Le Cercle Rouge

No place to hide . . . nowhere to run . . .

Thriller Crime
140 min     7.623     1970     France


When French criminal Corey gets released from prison, he resolves to never return. He is quickly pulled back into the underworld, however, after a chance encounter with escaped murderer Vogel. Along with former policeman and current alcoholic Jansen, they plot an intricate jewel heist. All the while, quirky Police Commissioner Mattei, who was the one to lose custody of Vogel, is determined to find him.


CRCulver wrote:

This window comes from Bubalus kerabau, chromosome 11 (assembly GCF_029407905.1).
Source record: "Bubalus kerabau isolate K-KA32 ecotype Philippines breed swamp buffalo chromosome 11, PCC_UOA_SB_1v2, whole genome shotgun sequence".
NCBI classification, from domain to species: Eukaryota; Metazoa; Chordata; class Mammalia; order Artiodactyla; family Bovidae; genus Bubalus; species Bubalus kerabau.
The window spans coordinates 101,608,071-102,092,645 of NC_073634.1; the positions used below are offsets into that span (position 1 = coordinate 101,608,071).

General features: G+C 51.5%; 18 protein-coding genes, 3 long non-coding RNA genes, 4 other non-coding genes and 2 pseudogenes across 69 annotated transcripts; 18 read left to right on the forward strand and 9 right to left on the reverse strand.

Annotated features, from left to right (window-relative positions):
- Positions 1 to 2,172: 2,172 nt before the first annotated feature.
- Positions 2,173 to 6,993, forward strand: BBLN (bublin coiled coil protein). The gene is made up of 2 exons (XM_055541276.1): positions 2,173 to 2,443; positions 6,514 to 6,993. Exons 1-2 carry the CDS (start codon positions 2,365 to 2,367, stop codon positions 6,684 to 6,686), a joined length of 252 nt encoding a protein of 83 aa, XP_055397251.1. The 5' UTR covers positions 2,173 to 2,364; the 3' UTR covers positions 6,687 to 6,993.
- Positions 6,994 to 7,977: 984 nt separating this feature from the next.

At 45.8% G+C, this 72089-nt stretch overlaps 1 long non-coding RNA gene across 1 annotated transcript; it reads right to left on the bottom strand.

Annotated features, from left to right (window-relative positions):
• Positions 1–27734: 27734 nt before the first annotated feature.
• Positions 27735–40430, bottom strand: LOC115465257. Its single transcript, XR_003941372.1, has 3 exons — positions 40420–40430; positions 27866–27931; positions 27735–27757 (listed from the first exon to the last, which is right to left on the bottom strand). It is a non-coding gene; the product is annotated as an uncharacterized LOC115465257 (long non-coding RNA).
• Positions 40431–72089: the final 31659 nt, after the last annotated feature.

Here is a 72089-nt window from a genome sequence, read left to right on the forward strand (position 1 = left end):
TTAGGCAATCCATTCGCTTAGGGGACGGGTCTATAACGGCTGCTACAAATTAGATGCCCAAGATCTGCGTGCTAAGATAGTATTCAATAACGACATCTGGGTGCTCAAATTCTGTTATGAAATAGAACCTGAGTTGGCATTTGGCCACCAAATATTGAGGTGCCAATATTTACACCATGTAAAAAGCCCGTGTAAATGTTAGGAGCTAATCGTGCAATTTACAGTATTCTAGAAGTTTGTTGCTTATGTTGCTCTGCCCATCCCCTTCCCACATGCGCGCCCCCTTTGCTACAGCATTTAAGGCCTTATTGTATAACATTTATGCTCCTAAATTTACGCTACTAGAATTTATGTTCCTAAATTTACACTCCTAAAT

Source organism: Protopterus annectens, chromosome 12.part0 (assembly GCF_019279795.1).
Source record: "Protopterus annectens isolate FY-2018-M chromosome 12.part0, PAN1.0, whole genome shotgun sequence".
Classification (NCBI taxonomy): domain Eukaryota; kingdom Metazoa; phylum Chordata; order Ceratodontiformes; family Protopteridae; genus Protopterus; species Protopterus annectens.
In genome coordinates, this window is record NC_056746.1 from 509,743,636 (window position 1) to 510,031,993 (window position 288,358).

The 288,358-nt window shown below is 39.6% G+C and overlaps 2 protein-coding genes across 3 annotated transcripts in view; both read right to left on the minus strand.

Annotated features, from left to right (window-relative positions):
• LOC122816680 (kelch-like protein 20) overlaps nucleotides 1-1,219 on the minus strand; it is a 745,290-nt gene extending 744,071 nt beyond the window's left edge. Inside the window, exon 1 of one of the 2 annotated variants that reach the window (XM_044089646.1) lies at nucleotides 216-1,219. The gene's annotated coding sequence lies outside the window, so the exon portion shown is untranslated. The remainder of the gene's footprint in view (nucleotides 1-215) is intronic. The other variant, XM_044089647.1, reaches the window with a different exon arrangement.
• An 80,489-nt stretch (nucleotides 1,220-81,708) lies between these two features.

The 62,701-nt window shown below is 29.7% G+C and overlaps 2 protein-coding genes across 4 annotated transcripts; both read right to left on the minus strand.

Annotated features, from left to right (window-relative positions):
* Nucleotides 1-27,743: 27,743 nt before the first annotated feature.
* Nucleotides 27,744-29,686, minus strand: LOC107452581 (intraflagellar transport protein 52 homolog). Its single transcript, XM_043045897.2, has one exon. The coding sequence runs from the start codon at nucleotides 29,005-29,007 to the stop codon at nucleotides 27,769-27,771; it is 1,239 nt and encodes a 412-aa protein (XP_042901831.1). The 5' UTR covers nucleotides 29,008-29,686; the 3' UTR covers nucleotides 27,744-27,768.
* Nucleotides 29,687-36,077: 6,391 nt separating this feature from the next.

Jean-Pierre Meville's 1970 film Le Cercle rouge (The Red Circle) is a crime caper based on the interplay of several initially unacquainted individuals. As Melville's fake quote from the Buddha that serves as the intertitle goes, "When men, even unknowingly, are to meet one day, whatever may befall each, whatever the diverging paths, on the said day, they will inevitably come together in the red circle." These men are Corey (Alain Delon), who has just been released from prison, Vogel (Gian Maria Volonté), who has escaped from his police guard before he could even reach prison, and the alcoholic marksman Jansen (Yves Montand). In the jewelry heist that these desparate lowlifes plan together, they are pursued by the detective Mattei (André Bourvil). Meville's pacing is extremely slow – it has to be in order to ensure that the audience understands the complex relationships of who knows who – and suffice it to say, people who don't already like mid-century French auteur films may find this intolerable. However, if you are a fan of the French New Wave, you may find Meville's ability to sustain suspense a delicious torture. This viewer was on the edge of his seat the whole time waiting to find out what would happen next. Melville's visual aesthetic is also consistently attractive: muted colours, careful shots of the characters faces at a couple of key moments, and a striking constrast between the quiet world of these criminals and the bustle of everyday Paris. I must admit that I was prepared for some disappointment, as this was Meville's third film of criminal conspiracy in three years (preceded by the hitman drama Le Samouraï and the French Resistance saga L'Armée des ombres). However, in spite of Meville's continued interest in the genre, Le Cercle rouge offers something fresh and individual. There are a couple of intertextual looks back to Le Samouraï in the sets, but Meville shows how talented his favourite actors were by having a couple of good guys in that film play baddies in this one and vice versa. All in all, this is not a must-see, life-changing film, but certainly a classic film that has stood the test of time and well worth seeing.